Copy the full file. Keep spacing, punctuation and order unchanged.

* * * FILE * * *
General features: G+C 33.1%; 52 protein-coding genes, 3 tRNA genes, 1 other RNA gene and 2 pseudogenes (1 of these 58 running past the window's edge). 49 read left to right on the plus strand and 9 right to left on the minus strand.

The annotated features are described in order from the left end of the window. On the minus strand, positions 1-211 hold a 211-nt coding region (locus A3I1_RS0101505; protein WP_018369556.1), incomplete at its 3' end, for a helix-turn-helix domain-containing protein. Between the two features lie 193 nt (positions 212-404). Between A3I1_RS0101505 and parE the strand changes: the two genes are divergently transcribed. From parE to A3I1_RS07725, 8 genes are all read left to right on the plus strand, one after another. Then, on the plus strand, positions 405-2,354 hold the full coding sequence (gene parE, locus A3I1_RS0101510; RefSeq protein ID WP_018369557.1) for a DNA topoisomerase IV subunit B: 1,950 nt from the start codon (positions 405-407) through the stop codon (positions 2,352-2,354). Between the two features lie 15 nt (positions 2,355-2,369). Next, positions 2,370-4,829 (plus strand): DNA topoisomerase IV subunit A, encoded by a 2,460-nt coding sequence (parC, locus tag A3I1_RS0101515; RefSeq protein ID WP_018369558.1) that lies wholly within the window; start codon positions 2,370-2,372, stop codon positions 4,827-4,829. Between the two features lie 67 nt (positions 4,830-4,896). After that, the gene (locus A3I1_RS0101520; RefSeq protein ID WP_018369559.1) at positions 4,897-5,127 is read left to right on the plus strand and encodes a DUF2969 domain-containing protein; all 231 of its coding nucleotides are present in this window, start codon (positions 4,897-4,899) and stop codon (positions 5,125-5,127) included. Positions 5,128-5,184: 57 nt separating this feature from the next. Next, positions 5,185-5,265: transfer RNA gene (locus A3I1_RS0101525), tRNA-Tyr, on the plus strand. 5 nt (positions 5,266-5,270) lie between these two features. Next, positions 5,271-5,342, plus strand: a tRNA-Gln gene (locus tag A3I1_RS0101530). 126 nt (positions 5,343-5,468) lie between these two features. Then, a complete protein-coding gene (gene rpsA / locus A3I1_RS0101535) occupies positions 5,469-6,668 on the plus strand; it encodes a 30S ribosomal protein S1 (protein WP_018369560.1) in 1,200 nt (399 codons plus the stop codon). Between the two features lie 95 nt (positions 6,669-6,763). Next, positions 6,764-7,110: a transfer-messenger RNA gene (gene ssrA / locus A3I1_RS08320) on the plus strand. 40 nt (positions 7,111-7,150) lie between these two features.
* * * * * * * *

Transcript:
General features: G+C 33.1%; 52 protein-coding genes, 3 tRNA genes, 1 other RNA gene and 2 pseudogenes (1 of these 58 running past the window's edge). 49 read left to right on the plus strand and 9 right to left on the minus strand.

The annotated features are described in order from the left end of the window. On the minus strand, positions 1-211 hold a 211-nt coding region (locus A3I1_RS0101505; protein WP_018369556.1), incomplete at its 3' end, for a helix-turn-helix domain-containing protein. Between the two features lie 193 nt (positions 212-404). Between A3I1_RS0101505 and parE the strand changes: the two genes are divergently transcribed. From parE to A3I1_RS07725, 8 genes are all read left to right on the plus strand, one after another. Then, on the plus strand, positions 405-2,354 hold the full coding sequence (gene parE, locus A3I1_RS0101510; RefSeq protein ID WP_018369557.1) for a DNA topoisomerase IV subunit B: 1,950 nt from the start codon (positions 405-407) through the stop codon (positions 2,352-2,354). Between the two features lie 15 nt (positions 2,355-2,369). Next, positions 2,370-4,829 (plus strand): DNA topoisomerase IV subunit A, encoded by a 2,460-nt coding sequence (parC, locus tag A3I1_RS0101515; RefSeq protein ID WP_018369558.1) that lies wholly within the window; start codon positions 2,370-2,372, stop codon positions 4,827-4,829. Between the two features lie 67 nt (positions 4,830-4,896). After that, the gene (locus A3I1_RS0101520; RefSeq protein ID WP_018369559.1) at positions 4,897-5,127 is read left to right on the plus strand and encodes a DUF2969 domain-containing protein; all 231 of its coding nucleotides are present in this window, start codon (positions 4,897-4,899) and stop codon (positions 5,125-5,127) included. Positions 5,128-5,184: 57 nt separating this feature from the next. Next, positions 5,185-5,265: transfer RNA gene (locus A3I1_RS0101525), tRNA-Tyr, on the plus strand. 5 nt (positions 5,266-5,270) lie between these two features. Next, positions 5,271-5,342, plus strand: a tRNA-Gln gene (locus tag A3I1_RS0101530). 126 nt (positions 5,343-5,468) lie between these two features. Then, a complete protein-coding gene (gene rpsA / locus A3I1_RS0101535) occupies positions 5,469-6,668 on the plus strand; it encodes a 30S ribosomal protein S1 (protein WP_018369560.1) in 1,200 nt (399 codons plus the stop codon). Between the two features lie 95 nt (positions 6,669-6,763). Next, positions 6,764-7,110: a transfer-messenger RNA gene (gene ssrA / locus A3I1_RS08320) on the plus strand. 40 nt (positions 7,111-7,150) lie between these two features.